We need a Rescue Mission for our young people in ATUs
By Vikki Threlfall
The many stories about autistic people held in ATUs - widely reported in recent days and weeks, some of which I’ve summarised below - have shocked the nation. We are all now very aware of 'care' that turns out to be harmful and 'treatments' that look more like an abuse of human rights.
ATU stands for Assessment and Treatment Unit. These are hospital units designed for short term admissions for those with severe mental health problems, including those who have been sectioned. Many autistic people – children and adults – are placed in these units because their needs are not properly recognised, understood or supported in their communities. These units are totally unsuitable in most cases, and a vicious circle ensues where inappropriate and ineffective treatment leads to an increase in behaviour which challenges, which further seems to ‘justify’ the individual’s confinement. Worse still, parents are often kept in the dark about their young and adult children’s care plans and the conditions in which they are being held.
Sadly, none of this is new. It had been assumed that the Government's 'Transforming Care' initiative in 2015 had resolved the issues highlighted in the 'Winterbourne View' scandal. But many issues clearly remain.
It appears that there are a number of key problems:
- a medical profession that doesn't have sufficient understanding of, or training in, autism
- a failure to engage with family members
- a lack of individualised care based on genuine understanding of specific needs
- financial systems which fail to support sufficient suitable community provision.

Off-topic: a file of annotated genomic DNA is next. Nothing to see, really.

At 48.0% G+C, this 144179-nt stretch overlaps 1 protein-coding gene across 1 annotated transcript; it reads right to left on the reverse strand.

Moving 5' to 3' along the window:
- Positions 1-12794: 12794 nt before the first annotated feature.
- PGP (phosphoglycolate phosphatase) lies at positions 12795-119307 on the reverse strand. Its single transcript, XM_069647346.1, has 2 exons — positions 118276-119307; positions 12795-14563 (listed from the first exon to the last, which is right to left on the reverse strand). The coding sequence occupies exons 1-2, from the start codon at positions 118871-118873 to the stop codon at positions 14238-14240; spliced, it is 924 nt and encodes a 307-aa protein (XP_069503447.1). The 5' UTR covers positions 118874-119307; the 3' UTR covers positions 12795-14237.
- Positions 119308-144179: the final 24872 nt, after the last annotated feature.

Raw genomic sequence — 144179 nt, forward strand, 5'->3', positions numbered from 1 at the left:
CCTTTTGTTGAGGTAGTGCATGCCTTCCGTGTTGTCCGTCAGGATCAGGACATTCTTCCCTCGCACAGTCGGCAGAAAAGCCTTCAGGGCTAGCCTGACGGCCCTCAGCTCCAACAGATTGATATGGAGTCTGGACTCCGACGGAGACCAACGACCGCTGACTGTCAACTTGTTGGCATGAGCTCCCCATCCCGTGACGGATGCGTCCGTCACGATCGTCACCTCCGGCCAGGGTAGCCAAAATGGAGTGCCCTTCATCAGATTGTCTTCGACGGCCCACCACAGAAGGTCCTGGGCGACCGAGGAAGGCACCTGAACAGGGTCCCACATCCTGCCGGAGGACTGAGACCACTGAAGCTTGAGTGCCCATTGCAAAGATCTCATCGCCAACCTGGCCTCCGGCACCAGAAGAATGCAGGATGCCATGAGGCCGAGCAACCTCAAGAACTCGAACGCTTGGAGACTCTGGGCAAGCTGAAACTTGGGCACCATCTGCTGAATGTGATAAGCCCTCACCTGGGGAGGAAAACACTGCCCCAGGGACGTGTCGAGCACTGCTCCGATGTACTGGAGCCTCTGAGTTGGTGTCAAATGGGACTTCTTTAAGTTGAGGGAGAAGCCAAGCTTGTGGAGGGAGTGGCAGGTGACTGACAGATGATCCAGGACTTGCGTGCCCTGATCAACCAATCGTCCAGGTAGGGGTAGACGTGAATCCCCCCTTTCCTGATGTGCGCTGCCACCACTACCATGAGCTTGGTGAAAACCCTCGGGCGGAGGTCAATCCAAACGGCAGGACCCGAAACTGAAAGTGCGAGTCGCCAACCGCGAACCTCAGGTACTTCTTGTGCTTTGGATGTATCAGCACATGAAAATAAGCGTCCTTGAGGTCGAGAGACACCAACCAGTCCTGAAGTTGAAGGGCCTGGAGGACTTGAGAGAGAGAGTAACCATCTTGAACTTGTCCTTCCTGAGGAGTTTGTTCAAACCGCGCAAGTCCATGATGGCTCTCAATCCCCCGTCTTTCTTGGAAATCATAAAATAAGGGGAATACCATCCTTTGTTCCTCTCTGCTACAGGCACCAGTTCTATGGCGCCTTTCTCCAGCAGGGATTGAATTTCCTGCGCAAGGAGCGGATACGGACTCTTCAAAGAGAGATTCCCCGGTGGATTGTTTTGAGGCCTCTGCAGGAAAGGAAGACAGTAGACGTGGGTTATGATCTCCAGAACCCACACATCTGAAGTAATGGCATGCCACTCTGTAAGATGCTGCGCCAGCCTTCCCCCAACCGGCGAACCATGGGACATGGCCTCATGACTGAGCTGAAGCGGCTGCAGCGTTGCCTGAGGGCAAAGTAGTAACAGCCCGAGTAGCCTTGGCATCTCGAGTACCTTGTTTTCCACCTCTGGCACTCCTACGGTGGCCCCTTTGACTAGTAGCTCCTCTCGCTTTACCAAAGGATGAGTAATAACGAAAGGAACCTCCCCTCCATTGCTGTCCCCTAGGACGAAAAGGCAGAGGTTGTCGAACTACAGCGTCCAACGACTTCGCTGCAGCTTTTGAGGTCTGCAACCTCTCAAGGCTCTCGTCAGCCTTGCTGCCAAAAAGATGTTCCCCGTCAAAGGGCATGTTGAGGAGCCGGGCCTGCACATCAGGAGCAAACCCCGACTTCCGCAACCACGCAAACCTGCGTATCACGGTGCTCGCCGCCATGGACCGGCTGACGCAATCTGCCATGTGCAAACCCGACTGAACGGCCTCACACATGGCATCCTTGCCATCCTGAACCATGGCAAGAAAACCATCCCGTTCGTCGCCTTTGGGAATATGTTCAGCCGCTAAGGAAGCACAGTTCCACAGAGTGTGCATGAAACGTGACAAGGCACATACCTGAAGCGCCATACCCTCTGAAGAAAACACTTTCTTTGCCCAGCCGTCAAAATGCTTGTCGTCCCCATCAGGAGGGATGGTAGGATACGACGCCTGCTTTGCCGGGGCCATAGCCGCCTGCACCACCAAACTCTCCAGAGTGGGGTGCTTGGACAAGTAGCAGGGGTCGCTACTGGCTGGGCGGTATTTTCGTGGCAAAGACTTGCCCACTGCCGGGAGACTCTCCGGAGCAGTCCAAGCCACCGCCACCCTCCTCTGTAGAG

The Government is trying to address some of these issues: joint commissioning (particularly around care for the elderly) is being trialled; last week the #AskListenDo campaign was launched, encouraging services to listen to those with autism or learning disabilities and their families; and, following Paula McGowan’s petition after her son Oliver’s death, the government has recently committed to mandatory autism training for all NHS staff.
However, the current cases make it clear that we cannot simply wait for these initiatives to evolve. Immediate action is required.
Why immediate action is needed
In several of the current high profile cases, unrecognised, misunderstood or poorly supported PDA (Pathological Demand Avoidance – a profile on the autism spectrum) has been identified as being a key part of the problem. So the PDA Society is calling for an urgent rescue mission for long term autistic ATU 'residents'. This would involve commissioners working with specialist experts, experienced in complex presentations of autism, to determine a way forward on a case-by-case basis, for example through Care and Treatment Reviews.